Unauthorized Use of a Vehicle in D.C.: Man Masquerades as Metro Bus Driver
by Jamison Koehler on July 12, 2010
According to the Washington Post, a 19-year-old man wearing a Metro bus driver’s uniform walked into the Bladensburg bus garage, got into a bus, and drove away. But instead of making off with the bus, the man drove the correct B2 route, picking up passengers along the way. It wasn’t until he crashed the bus four miles into the route and fled that anyone was alerted to the fact that he may not have been legitimate.
The man, who told investigators he was simply fascinated with buses, has been charged with unauthorized use of a vehicle and fleeing the scene of an accident.
There are four elements to the criminal offense of unauthorized use of a motor vehicle in D.C. The government must first prove that the person took, used, or operated the vehicle. Second, the government must demonstrate that the taking/use was for the person’s own profit, use, or purpose. Third, the taking/use needs to be without the owner’s consent. Finally, the government must prove that the person knew that he or she was acting without the owner’s consent. The person does not need to actually steal or intend to steal the vehicle.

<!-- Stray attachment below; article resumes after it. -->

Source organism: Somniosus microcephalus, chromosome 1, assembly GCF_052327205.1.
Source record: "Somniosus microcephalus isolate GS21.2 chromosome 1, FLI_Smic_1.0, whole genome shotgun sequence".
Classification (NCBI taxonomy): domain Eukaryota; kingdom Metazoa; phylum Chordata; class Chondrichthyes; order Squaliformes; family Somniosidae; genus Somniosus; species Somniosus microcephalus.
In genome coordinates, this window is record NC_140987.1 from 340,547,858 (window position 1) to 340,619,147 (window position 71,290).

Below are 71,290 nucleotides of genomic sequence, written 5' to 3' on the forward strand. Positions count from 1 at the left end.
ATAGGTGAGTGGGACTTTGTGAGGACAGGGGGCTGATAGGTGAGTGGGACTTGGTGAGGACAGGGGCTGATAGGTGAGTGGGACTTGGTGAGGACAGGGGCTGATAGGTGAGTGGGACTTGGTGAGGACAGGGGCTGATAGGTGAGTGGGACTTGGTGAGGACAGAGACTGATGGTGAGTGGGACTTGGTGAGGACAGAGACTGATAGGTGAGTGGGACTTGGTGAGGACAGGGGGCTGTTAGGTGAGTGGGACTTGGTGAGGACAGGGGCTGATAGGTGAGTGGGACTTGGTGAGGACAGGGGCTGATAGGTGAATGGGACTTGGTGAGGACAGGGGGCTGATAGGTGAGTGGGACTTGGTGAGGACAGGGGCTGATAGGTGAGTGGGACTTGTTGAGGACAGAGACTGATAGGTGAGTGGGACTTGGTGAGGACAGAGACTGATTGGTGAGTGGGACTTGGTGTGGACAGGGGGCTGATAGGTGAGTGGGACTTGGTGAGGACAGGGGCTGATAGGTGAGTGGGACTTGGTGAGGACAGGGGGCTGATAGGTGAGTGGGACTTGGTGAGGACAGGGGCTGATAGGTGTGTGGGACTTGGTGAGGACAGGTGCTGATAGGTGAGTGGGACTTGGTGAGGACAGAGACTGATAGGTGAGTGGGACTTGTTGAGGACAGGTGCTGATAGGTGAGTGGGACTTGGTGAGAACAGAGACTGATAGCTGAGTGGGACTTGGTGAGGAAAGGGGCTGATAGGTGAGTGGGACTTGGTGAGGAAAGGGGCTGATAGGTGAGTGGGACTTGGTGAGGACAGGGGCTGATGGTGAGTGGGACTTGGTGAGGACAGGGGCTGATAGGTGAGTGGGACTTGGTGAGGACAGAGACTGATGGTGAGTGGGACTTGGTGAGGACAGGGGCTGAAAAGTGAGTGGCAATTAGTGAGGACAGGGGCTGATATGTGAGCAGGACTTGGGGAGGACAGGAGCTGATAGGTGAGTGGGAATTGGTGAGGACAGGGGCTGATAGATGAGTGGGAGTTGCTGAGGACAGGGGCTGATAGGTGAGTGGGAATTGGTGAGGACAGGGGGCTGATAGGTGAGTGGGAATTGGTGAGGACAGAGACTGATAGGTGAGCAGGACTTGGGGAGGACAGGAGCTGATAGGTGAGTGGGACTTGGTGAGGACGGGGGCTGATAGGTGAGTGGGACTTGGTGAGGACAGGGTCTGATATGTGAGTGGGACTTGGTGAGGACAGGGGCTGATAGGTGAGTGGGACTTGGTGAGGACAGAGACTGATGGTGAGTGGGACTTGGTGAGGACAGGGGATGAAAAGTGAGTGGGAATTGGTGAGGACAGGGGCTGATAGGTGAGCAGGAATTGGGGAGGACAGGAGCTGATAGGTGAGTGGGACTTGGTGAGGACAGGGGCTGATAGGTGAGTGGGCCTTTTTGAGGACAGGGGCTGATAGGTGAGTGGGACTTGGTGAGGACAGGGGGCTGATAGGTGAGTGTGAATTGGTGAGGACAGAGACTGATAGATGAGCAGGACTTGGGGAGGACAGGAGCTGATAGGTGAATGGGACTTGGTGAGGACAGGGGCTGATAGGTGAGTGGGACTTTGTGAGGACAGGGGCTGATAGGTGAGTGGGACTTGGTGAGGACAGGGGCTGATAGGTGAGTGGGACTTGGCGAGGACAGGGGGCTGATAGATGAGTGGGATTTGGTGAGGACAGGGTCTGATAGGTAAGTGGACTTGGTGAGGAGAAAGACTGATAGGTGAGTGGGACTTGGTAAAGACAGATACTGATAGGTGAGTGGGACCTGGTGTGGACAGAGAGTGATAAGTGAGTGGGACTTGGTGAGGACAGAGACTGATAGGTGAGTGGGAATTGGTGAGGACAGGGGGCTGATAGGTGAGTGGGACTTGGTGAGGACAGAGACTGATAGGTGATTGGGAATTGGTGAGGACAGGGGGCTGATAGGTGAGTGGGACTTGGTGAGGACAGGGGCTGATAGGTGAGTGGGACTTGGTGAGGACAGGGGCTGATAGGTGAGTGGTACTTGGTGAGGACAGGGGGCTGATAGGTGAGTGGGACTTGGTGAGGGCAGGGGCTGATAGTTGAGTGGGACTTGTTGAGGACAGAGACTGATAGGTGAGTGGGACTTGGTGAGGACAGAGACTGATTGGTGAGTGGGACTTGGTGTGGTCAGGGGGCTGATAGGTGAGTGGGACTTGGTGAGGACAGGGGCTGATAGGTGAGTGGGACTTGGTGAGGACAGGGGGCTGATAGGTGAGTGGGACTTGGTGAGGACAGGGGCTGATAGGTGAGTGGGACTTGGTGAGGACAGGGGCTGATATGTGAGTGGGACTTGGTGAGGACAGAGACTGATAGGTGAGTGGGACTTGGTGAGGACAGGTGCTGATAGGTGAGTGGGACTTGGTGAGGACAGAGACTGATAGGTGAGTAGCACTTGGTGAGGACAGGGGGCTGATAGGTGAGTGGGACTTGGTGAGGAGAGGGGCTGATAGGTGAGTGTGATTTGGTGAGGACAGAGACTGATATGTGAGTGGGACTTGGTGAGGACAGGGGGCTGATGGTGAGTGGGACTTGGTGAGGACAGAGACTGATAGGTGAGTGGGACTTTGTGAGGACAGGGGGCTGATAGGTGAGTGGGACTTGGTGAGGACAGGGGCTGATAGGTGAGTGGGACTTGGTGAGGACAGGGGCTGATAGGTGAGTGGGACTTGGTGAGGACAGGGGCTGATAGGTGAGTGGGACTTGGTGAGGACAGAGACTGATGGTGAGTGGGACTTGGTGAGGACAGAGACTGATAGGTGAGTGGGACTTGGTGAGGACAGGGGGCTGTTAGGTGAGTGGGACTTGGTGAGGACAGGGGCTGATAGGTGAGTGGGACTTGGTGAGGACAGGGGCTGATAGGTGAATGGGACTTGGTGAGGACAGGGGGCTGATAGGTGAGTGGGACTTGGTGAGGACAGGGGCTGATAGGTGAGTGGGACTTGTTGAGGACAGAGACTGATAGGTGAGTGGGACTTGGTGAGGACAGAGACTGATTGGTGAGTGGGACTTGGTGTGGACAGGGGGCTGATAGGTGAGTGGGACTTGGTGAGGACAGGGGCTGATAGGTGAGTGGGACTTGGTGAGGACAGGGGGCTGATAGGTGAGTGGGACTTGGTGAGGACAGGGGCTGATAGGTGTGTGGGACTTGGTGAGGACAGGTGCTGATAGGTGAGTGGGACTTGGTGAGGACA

Motor vehicle is defined as any automobile, self-propelled mobile home, motorcycle, truck, truck trailor, or bus. Unauthorized use of a motor vehicle is a felony offense punishable by a maximum fine of $1,000 and up to five years of imprisonment.